Regional Gardening Reports :: National Gardening Association

In the Garden:
Lower South
June, 2005
Regional Report

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White caladiums are great for brightening a shady spot.

White and Gray are Colors, Too

Green turf, green shrubs, and green trees combine in our landscapes to provide a foundation of green color, the palate onto which we paint. Some landscapes remain unpainted, a sea of green. Some receive a spotting of color with a few annual and perennial flowers, while others go farther including colorful foliage plants. A few go all out, bringing a riot of colors.

I'd like to say a few words about the most neglected of colors -- white and grey. Yes, white and gray are colors, too. While not as exciting as red, blue, yellow, or violet, they serve several important functions. They provide a break in the sea of green, another background to paint on when used en masse.

The Virtues of White
White gives an elegant, serene feeling to a landscape setting. It provides a neutral base from which we can build in any color scheme we choose. Basically, it gets along with all the other colors well.

White brightens dark, shady areas. Use it to line a path through a shady part of the landscape. Such a line of white draws the eye into areas that otherwise would go unnoticed. Large splashes of white brighten shade. They actually make a shady spot more suitable for other colors by drawing attention to the area.

Many night-blooming plants are white and fragrant, too, as these characteristics draw moths to the blooms for pollination. If you have an outdoor area, such as a patio or deck, that you would like to make more suitable for evening gatherings, use white-blooming plants generously in the design.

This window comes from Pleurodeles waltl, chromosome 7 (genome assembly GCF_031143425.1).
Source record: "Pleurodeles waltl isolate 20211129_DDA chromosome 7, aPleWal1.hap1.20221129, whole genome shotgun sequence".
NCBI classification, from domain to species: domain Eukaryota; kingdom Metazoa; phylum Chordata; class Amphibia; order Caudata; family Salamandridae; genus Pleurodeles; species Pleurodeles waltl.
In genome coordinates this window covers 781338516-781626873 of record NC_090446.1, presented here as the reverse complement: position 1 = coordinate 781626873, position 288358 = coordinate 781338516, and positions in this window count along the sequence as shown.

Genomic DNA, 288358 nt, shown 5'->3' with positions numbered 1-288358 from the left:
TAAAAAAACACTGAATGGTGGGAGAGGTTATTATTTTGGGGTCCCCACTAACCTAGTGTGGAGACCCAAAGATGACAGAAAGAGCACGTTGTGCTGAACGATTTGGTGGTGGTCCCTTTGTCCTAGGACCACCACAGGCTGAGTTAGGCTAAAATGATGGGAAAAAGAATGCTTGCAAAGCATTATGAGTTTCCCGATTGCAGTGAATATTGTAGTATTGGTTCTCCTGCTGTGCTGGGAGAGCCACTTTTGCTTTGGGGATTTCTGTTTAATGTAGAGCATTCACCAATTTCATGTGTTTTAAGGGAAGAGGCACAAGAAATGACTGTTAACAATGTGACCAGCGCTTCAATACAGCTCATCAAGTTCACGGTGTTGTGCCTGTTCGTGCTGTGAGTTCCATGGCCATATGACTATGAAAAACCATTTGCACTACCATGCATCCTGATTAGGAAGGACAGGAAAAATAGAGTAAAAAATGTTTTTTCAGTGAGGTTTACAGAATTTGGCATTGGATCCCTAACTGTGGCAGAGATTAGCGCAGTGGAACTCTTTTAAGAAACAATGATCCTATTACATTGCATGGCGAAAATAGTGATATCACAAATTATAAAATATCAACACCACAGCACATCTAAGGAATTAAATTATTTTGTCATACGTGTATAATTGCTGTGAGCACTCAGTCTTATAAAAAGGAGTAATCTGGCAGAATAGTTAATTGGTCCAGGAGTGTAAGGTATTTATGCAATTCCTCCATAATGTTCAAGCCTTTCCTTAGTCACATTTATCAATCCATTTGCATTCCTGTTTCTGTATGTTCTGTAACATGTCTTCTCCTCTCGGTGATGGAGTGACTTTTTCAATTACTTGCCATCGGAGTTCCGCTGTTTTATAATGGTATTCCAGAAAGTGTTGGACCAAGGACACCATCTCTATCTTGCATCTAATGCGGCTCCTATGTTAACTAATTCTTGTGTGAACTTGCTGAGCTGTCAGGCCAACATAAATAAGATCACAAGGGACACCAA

White is not just for shade and evening hours. Many white plants work well in a sunny location where they combine with other colors to fill in the palate. In shady areas consider white caladiums, impatiens, Aztec grass, and variegated forms of ivy, Asian jasmine, and hydrangeas. In sun, many blooming plants offer white varieties.

Shades of Gray
Gray foliage plants are usually best suited for sunny spots. They combine especially well with shades of blue for a cooling visual effect. Gardeners in the southwestern parts of the lower south are especially fond of gray foliage in their designs.

Plants with gray to silver foliage include various artemisias, such as 'Powis Castle' and 'Silver Mound', dusty miller (Cineraria), rose campion (Lychnis coronaria), gray types of yarrow (such as Achillea 'Moonshine'), silver ponyfoot (Dichondra argentea), lamb's ears (Stachys byzantina), wooly stemodia (Stemodia lanata), bush germander (Teucrium fruticans), lavender cotton (Santolina chamaecyparissus), lavender, and Russian sage (Perovskia atriplicifolia).

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